Magnum Opus Give You Lessons From a 14th Century Lifestyle Enthusiast
In the 14th century, the French nobleman Michel de Montaigne was thrown off his galloping horse and nearly died of his injuries at the age of 32. He narrowly survived, but the near-death experience compelled the wealthy Frenchman to reassess the priorities in his lifestyle.
Montaigne left his cushy job as an influential magistrate in Bordeaux, worked only at his choosing, and would retreat into his tower (the 14th-century man cave) to ponder his own existence.
Although Montaigne was officially in retirement life, he did not sit idly on his hands. For the remainder of his life, during his term as the Mayor and the King’s adviser, navigating the carnage of religious wars, plagues, and the deaths of his children.
Montaigne wrote the famous collection of memoirs, known as the Essais (“Essays”), which recorded decades of his thoughts, self-reflection, and observations. Montaigne believed there was not a more worthwhile subject to study – and master – than how to live.
Centuries later, literary titans the world over have been and are still being inspired by Montaigne’s work.
Here are some ideas extracted from Montaigne, with real-life, contemporary applications for the life enthusiast.
Your Greatest Project is you
Montaigne was convinced that the overarching goal in life is to become the ends of our labor. In other words, we should be the most important project in our lives our magnum opus.
I spoke with a good friend the other day. He works in the investment banking industry and works long hours. Long, stressful hours though I suspect he enjoys elements of his work, he has moments of serious doubt: “I have no life outside of the office and am sacrificing my health to make my bosses richer. There must be a better way of making a living.”
Being that the man was a few tax brackets above the most people his age, it is tempting to tell him to “suck it up, princess”.
But maybe there is another way of looking at this:
If quitting is not an option, he can choose to either:
Work dispassionately for the paycheque
ii) work passionately knowing that the end goal is himself, not the paycheque
It is hard not to be passionate about work when the subject of your labor is yourself.
Build the Engine First
If we can learn to work hard when its building someone else’s equity, imagine when that engine is taken to do our own work, our own art, our own legacy – things that are worth a damn.
That is the connection I think we should make between facing our work challenges – whatever they are – with what the end product really should be – YOU.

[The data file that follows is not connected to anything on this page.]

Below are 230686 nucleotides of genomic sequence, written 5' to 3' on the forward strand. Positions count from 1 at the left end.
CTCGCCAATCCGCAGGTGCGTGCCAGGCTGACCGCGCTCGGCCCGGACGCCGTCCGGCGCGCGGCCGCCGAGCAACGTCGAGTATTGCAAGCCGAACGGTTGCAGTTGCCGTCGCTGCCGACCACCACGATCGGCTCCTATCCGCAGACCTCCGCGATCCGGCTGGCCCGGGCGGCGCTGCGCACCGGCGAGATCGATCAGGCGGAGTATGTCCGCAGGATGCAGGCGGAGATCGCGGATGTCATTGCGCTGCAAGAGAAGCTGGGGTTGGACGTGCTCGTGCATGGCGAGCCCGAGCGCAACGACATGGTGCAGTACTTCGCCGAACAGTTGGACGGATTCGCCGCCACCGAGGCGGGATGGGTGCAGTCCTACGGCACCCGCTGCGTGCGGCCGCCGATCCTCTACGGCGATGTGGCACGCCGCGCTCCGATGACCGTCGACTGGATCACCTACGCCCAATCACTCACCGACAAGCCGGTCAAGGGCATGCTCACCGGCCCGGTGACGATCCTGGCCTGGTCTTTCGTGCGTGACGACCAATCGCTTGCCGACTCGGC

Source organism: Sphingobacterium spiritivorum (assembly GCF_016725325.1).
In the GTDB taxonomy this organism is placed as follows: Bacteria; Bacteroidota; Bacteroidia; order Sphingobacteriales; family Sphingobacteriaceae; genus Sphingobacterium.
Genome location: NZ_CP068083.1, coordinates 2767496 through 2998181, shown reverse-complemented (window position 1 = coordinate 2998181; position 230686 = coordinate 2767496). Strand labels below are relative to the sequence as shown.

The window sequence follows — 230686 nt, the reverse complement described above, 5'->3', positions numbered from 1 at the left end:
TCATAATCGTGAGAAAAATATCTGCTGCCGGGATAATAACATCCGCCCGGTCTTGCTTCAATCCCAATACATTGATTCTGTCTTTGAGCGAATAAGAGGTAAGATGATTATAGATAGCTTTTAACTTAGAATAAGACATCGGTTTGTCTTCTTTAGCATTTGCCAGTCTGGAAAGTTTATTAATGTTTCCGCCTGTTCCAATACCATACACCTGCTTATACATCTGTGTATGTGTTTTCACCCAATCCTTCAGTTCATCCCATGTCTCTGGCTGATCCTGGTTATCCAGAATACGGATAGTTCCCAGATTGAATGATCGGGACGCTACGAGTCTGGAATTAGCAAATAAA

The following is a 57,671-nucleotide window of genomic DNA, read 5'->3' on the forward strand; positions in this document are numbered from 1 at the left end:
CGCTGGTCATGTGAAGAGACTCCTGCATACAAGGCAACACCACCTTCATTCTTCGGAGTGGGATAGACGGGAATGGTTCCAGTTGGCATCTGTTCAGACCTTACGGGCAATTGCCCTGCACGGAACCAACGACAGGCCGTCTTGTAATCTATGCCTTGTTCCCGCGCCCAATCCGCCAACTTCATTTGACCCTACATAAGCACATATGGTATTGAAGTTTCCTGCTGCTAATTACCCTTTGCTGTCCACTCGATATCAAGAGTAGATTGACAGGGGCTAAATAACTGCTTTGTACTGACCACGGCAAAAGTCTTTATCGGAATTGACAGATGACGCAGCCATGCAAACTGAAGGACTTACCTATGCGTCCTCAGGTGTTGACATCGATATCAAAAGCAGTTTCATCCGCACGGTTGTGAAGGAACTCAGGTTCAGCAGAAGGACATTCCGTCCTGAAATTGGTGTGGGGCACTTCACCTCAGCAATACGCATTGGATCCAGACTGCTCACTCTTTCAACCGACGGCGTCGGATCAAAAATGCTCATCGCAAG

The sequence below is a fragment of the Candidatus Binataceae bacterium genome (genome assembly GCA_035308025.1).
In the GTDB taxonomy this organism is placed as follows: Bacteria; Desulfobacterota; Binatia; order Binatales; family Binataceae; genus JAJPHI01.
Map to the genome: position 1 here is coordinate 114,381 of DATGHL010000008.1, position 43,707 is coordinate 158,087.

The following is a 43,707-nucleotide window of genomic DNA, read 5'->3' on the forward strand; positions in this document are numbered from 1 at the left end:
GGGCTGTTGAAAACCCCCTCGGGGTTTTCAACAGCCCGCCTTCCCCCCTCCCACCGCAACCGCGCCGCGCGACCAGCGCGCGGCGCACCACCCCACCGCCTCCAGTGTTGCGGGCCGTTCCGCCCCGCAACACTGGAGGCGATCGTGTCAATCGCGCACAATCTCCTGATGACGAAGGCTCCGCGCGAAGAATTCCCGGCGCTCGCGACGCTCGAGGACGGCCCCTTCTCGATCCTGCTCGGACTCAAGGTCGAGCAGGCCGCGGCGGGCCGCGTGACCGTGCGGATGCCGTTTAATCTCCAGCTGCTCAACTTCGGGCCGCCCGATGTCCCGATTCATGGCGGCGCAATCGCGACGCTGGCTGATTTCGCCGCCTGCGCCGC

Even when we work for somebody else, we can choose to work for ourselves.
Awake from the Sleep of Habit
Aristotle famously said that “excellence is not an act, but a habit”. If so, mediocrity must also be a habit. Practice great work, produce great results. Practice shoddy work, produce shod.
I am a believer that how we do one thing is how we do everything. Which makes it so important to make everything we do, count?
Use Little Tricks
I mentioned in An Ode to Fear: Feel Fear, But Do it Anyways a now well-known trick used by the late Steve Jobs to contemplate death in order to overcome fear.
Centuries before him, Montaigne was an advocate of using little tricks or thought experiments to open our eyes to what is important.
When I find myself losing steam in a task I happen to be doing, I ask myself two questions:
If this work were directly affecting my personal bottom-line, would I be producing the same quality of work as I am now?
Would I accomplish what I set out to do in life if this is the quality of work I’m accustomed to producing?
As I am writing this piece, I am asking myself: If I let myself off the hook and write a shoddy post (or worse, not at all), how would this negatively translate to my other endeavors elsewhere and in the future?
The answer is terrifying, so I try harder.
Over the top
Maybe But if consistent discipline with the small stuff influences our habits to do the important, then I would take being anal-retentive any day.
As an Aside:
But wait, didn’t you say you wanted to start your own gig, be your own man, leave the rat race? What’s all this talk about being a model employee?
If you asked around, I’m convinced 9 out of 10 people would tell you they would like to be their own boss one day. They would relish nothing more than to get out of the proverbial “rat race”. Maybe even for similar reasons. The fact is, I think we have a much better chance if we prepared ourselves well while we’re in it.
My observation of those who have “escaped” has been: if you’ve not made more than $50K a year being employed for a while, transitioning to making $50K (assuming that is your baseline for an escape) from a personally owned business or through passive income will be very difficult. The confidence, discipline, and work skills required have simply not been developed enough.
My humble suggestion to those contemplating an exit: give it all we’ve got while we’re still in the race (become the Linchpins), just don’t fall too much in love with it.